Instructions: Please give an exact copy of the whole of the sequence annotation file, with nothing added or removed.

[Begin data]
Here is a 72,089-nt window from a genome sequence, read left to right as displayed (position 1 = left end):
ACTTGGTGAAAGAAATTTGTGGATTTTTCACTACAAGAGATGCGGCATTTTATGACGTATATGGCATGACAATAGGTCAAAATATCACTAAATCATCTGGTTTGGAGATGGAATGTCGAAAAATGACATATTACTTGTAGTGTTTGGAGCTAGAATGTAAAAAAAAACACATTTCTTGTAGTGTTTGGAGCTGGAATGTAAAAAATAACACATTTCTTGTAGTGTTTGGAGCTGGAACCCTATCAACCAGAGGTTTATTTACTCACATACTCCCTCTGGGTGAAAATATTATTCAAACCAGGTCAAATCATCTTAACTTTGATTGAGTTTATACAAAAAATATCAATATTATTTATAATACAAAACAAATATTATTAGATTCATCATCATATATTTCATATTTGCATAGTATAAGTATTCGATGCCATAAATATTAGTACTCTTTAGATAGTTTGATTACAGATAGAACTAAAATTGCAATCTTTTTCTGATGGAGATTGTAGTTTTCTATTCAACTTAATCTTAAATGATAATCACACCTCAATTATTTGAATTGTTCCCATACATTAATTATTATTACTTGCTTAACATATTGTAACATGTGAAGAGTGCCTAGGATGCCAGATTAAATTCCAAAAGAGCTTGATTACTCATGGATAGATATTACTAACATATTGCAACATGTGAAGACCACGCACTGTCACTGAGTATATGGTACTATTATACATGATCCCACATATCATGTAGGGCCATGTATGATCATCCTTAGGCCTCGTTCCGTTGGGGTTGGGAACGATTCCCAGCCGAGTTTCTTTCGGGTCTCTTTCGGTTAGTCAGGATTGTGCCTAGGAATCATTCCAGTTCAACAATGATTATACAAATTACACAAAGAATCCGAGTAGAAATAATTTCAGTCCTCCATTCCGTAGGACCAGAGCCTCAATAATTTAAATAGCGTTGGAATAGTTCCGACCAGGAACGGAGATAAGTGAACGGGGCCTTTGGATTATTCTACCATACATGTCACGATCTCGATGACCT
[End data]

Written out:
Here is a 72,089-nt window from a genome sequence, read left to right as displayed (position 1 = left end):
ACTTGGTGAAAGAAATTTGTGGATTTTTCACTACAAGAGATGCGGCATTTTATGACGTATATGGCATGACAATAGGTCAAAATATCACTAAATCATCTGGTTTGGAGATGGAATGTCGAAAAATGACATATTACTTGTAGTGTTTGGAGCTAGAATGTAAAAAAAAACACATTTCTTGTAGTGTTTGGAGCTGGAATGTAAAAAATAACACATTTCTTGTAGTGTTTGGAGCTGGAACCCTATCAACCAGAGGTTTATTTACTCACATACTCCCTCTGGGTGAAAATATTATTCAAACCAGGTCAAATCATCTTAACTTTGATTGAGTTTATACAAAAAATATCAATATTATTTATAATACAAAACAAATATTATTAGATTCATCATCATATATTTCATATTTGCATAGTATAAGTATTCGATGCCATAAATATTAGTACTCTTTAGATAGTTTGATTACAGATAGAACTAAAATTGCAATCTTTTTCTGATGGAGATTGTAGTTTTCTATTCAACTTAATCTTAAATGATAATCACACCTCAATTATTTGAATTGTTCCCATACATTAATTATTATTACTTGCTTAACATATTGTAACATGTGAAGAGTGCCTAGGATGCCAGATTAAATTCCAAAAGAGCTTGATTACTCATGGATAGATATTACTAACATATTGCAACATGTGAAGACCACGCACTGTCACTGAGTATATGGTACTATTATACATGATCCCACATATCATGTAGGGCCATGTATGATCATCCTTAGGCCTCGTTCCGTTGGGGTTGGGAACGATTCCCAGCCGAGTTTCTTTCGGGTCTCTTTCGGTTAGTCAGGATTGTGCCTAGGAATCATTCCAGTTCAACAATGATTATACAAATTACACAAAGAATCCGAGTAGAAATAATTTCAGTCCTCCATTCCGTAGGACCAGAGCCTCAATAATTTAAATAGCGTTGGAATAGTTCCGACCAGGAACGGAGATAAGTGAACGGGGCCTTTGGATTATTCTACCATACATGTCACGATCTCGATGACCT